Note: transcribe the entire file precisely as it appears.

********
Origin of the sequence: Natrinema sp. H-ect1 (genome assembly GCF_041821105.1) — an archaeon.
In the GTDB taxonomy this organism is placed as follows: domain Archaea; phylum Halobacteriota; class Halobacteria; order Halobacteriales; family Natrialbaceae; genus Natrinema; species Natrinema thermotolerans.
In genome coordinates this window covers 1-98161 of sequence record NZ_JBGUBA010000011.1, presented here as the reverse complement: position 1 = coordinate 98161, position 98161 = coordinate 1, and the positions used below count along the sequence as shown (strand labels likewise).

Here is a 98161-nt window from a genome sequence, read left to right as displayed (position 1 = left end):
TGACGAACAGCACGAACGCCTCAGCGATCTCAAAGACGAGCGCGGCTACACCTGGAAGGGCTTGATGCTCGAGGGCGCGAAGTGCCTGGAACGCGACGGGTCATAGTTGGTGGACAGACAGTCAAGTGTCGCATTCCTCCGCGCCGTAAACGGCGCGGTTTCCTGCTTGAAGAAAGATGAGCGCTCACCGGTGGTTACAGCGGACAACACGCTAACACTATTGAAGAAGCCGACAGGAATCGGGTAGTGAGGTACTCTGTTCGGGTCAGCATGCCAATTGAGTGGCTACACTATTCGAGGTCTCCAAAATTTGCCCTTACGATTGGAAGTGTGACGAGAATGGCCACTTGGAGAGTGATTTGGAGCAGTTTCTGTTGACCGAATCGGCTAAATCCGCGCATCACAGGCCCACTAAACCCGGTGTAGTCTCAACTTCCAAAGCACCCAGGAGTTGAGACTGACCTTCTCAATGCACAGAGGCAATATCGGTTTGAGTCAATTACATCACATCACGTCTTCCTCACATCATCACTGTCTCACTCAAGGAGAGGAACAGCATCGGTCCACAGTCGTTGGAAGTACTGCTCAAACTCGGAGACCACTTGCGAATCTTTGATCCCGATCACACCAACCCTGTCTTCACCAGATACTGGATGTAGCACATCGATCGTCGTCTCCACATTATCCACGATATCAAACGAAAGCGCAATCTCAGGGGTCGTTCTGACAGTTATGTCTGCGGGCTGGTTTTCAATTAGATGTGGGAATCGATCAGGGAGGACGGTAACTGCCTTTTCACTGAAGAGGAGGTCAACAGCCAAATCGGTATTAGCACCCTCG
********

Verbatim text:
Origin of the sequence: Natrinema sp. H-ect1 (genome assembly GCF_041821105.1) — an archaeon.
In the GTDB taxonomy this organism is placed as follows: domain Archaea; phylum Halobacteriota; class Halobacteria; order Halobacteriales; family Natrialbaceae; genus Natrinema; species Natrinema thermotolerans.
In genome coordinates this window covers 1-98161 of sequence record NZ_JBGUBA010000011.1, presented here as the reverse complement: position 1 = coordinate 98161, position 98161 = coordinate 1, and the positions used below count along the sequence as shown (strand labels likewise).

Here is a 98161-nt window from a genome sequence, read left to right as displayed (position 1 = left end):
TGACGAACAGCACGAACGCCTCAGCGATCTCAAAGACGAGCGCGGCTACACCTGGAAGGGCTTGATGCTCGAGGGCGCGAAGTGCCTGGAACGCGACGGGTCATAGTTGGTGGACAGACAGTCAAGTGTCGCATTCCTCCGCGCCGTAAACGGCGCGGTTTCCTGCTTGAAGAAAGATGAGCGCTCACCGGTGGTTACAGCGGACAACACGCTAACACTATTGAAGAAGCCGACAGGAATCGGGTAGTGAGGTACTCTGTTCGGGTCAGCATGCCAATTGAGTGGCTACACTATTCGAGGTCTCCAAAATTTGCCCTTACGATTGGAAGTGTGACGAGAATGGCCACTTGGAGAGTGATTTGGAGCAGTTTCTGTTGACCGAATCGGCTAAATCCGCGCATCACAGGCCCACTAAACCCGGTGTAGTCTCAACTTCCAAAGCACCCAGGAGTTGAGACTGACCTTCTCAATGCACAGAGGCAATATCGGTTTGAGTCAATTACATCACATCACGTCTTCCTCACATCATCACTGTCTCACTCAAGGAGAGGAACAGCATCGGTCCACAGTCGTTGGAAGTACTGCTCAAACTCGGAGACCACTTGCGAATCTTTGATCCCGATCACACCAACCCTGTCTTCACCAGATACTGGATGTAGCACATCGATCGTCGTCTCCACATTATCCACGATATCAAACGAAAGCGCAATCTCAGGGGTCGTTCTGACAGTTATGTCTGCGGGCTGGTTTTCAATTAGATGTGGGAATCGATCAGGGAGGACGGTAACTGCCTTTTCACTGAAGAGGAGGTCAACAGCCAAATCGGTATTAGCACCCTCG